Don’t count your codes before they hatch

Research project ‘Don’t count your codes before they hatch: A theoretical and empirical analysis of codes of conduct under the General Data Protection Regulation’

Promotor: Prof. Dr. Eva Lievens
Researcher: Carl Vander Maelen

Short description

The research project “Don’t count your codes before they hatch: A theoretical and empirical analysis of codes of conduct under the General Data Protection Regulation” runs from 2018 to 2024. The research investigates the territorial impact of alternative regulatory instruments and the repercussions thereof on corporate behaviour and data protection standards on the global stage.

The impetus for the research is the reality that traditional legislation and classic top-down command-and-control are increasingly unable to grapple with the complex legal regulatory questions posed by the rapid and constant advances of information and communication technology. In that regard, the EU’s new personal data protection framework as installed by the General Data Protection Regulation (GDPR) foresees in its articles 40 and 41 the possibility to adopt codes of conduct. These are alternative regulatory instruments (ARIs) that can with the implementation of the GDPR’s main principles and furthermore offer accountability tools to corporate actors.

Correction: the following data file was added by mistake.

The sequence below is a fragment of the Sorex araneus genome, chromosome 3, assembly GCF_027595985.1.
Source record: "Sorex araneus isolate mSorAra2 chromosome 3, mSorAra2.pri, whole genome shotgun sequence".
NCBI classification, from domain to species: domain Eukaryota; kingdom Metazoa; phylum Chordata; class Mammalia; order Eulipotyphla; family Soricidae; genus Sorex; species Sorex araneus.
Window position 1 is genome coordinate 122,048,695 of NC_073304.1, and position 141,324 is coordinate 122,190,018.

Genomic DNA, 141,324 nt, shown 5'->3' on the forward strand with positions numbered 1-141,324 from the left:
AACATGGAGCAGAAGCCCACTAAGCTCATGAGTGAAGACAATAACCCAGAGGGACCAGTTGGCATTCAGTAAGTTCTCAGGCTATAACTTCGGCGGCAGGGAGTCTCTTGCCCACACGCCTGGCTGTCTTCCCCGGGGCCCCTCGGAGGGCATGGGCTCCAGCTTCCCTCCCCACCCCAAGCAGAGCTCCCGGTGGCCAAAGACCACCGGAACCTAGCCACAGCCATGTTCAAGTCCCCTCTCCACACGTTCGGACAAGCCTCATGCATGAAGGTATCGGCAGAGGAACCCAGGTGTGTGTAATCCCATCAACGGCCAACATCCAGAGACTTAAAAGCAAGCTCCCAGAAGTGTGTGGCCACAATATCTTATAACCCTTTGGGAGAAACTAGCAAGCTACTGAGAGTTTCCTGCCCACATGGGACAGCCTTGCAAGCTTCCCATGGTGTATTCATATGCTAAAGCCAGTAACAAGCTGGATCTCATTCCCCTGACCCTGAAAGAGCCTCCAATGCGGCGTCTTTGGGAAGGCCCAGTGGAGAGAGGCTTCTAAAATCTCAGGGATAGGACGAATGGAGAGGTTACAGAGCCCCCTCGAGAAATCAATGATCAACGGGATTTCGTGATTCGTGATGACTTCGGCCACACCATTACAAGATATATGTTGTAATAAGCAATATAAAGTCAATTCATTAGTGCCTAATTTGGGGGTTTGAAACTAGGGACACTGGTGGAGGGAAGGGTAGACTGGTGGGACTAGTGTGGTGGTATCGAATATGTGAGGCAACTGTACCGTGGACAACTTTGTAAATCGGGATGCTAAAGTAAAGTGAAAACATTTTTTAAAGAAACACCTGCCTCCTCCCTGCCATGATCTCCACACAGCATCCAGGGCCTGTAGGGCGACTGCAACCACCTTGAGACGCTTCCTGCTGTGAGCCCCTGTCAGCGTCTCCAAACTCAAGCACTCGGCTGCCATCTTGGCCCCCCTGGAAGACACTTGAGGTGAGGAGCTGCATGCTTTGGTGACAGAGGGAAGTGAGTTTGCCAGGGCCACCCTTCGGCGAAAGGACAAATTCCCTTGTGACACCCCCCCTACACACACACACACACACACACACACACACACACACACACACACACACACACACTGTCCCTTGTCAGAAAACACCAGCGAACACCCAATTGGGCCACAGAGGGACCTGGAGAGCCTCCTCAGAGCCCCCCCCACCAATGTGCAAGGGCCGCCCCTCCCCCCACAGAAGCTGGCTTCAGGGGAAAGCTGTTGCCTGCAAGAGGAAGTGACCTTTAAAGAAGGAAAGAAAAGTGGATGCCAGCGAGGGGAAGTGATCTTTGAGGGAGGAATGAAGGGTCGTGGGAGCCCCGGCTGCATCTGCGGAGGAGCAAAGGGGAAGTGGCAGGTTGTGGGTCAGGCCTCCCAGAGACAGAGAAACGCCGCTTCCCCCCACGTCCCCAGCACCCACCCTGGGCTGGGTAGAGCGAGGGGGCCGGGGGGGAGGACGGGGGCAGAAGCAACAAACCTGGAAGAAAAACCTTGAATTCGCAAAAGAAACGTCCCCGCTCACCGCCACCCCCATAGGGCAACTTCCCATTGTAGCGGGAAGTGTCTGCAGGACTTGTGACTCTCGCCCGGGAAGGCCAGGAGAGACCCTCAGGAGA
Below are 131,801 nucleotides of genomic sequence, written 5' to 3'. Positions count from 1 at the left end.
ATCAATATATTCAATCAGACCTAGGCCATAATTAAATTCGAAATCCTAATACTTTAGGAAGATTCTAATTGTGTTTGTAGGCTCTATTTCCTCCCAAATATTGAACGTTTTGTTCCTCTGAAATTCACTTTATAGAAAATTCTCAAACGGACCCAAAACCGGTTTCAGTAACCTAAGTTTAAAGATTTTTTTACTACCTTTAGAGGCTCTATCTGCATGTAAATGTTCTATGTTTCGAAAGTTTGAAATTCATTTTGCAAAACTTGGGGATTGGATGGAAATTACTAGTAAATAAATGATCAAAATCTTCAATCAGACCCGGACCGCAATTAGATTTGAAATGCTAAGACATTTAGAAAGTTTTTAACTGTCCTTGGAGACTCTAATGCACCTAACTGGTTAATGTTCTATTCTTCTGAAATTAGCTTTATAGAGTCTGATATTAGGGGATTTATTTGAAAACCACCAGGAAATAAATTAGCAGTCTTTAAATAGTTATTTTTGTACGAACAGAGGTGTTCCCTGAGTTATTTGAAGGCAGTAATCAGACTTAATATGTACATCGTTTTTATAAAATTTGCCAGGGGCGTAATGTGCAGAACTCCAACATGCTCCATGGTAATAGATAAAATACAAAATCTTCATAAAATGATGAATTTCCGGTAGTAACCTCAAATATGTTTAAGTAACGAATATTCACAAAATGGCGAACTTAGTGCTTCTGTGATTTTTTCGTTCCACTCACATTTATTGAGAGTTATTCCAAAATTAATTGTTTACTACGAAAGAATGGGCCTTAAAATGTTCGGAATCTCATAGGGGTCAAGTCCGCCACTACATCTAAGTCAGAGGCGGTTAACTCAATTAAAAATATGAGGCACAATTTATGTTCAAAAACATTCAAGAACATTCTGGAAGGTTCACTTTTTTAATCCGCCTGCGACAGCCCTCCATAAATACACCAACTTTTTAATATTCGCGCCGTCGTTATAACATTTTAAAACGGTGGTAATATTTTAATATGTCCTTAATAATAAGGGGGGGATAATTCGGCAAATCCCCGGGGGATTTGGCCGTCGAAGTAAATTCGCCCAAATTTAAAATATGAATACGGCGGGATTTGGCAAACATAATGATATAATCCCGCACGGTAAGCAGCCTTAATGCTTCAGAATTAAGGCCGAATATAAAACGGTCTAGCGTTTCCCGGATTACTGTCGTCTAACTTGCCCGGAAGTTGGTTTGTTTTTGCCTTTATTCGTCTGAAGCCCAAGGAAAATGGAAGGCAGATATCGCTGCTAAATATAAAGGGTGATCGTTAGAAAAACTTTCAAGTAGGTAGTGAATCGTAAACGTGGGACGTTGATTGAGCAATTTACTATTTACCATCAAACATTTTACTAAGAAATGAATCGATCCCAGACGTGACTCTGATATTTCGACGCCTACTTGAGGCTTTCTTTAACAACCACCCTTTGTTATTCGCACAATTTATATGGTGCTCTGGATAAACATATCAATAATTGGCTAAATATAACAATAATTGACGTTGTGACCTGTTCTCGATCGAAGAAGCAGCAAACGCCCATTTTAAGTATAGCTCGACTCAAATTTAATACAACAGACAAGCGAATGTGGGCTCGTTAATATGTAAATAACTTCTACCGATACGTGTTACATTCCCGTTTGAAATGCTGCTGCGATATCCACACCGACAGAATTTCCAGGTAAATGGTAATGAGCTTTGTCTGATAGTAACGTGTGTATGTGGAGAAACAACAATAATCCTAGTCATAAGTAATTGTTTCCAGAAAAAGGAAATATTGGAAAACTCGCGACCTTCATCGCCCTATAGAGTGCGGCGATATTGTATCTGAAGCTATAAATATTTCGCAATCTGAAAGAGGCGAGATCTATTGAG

Since tech corporations offer essentially borderless services (a process that has been called ‘deterritorialisation’) on a global scale, it is interesting to consider the ‘external effects’ of codes of conduct, i.e. the impact such non-hard-law instruments can have outside the jurisdiction in which they operate. These theoretical findings will then be bolstered by a case study of corporate behaviour outside the EU based on adherence of such corporate actors to GDPR-based codes of conduct. Having regard to the failure of the 1995 Data Protection Directive – the previous EU data protection instrument – to successfully incorporate codes into data protection practices, it is useful to draw comparisons between codes under the 1995 Directive and the GDPR.


Selection of publications:

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  • Carl Vander Maelen, ‘From opt-in to obligation : regulating globally operating tech companies through alternative regulatory instruments’ (presentation at BILETA 2019 Conference) (2019)
  • Carl Vander Maelen, ‘High Stakes, Many Stakeholders: Building Blocks for the Successful Regulation of Artificial Intelligence’ (presentation at IFIP 2019 Summer School) (2019)
  • Carl Vander Maelen, ‘Sidestepping Sovereignty: Corporations as the New Global Rule Makers’ (presentation at ACES 2019 Summer School on European and Transnational Rulemaking) (2019)
  • Carl Vander Maelen, ‘Online age verification mechanisms in the personal data protection framework’ (presentation at 2018 Amsterdam Privacy Conference)
  • Eva Lievens and Carl Vander Maelen, ‘A child’s right to be forgotten : letting go of the past and embracing the future?’ 2 Latin American Law Review 61-79 (2019)

Forthcoming publications:

  • Carl Vander Maelen, ‘The Coming-of-Age of Technology: Using Emerging Tech for Online Age Verifications’ 3 Delphi Interdisciplinary Review of Emerging Technologies (2019).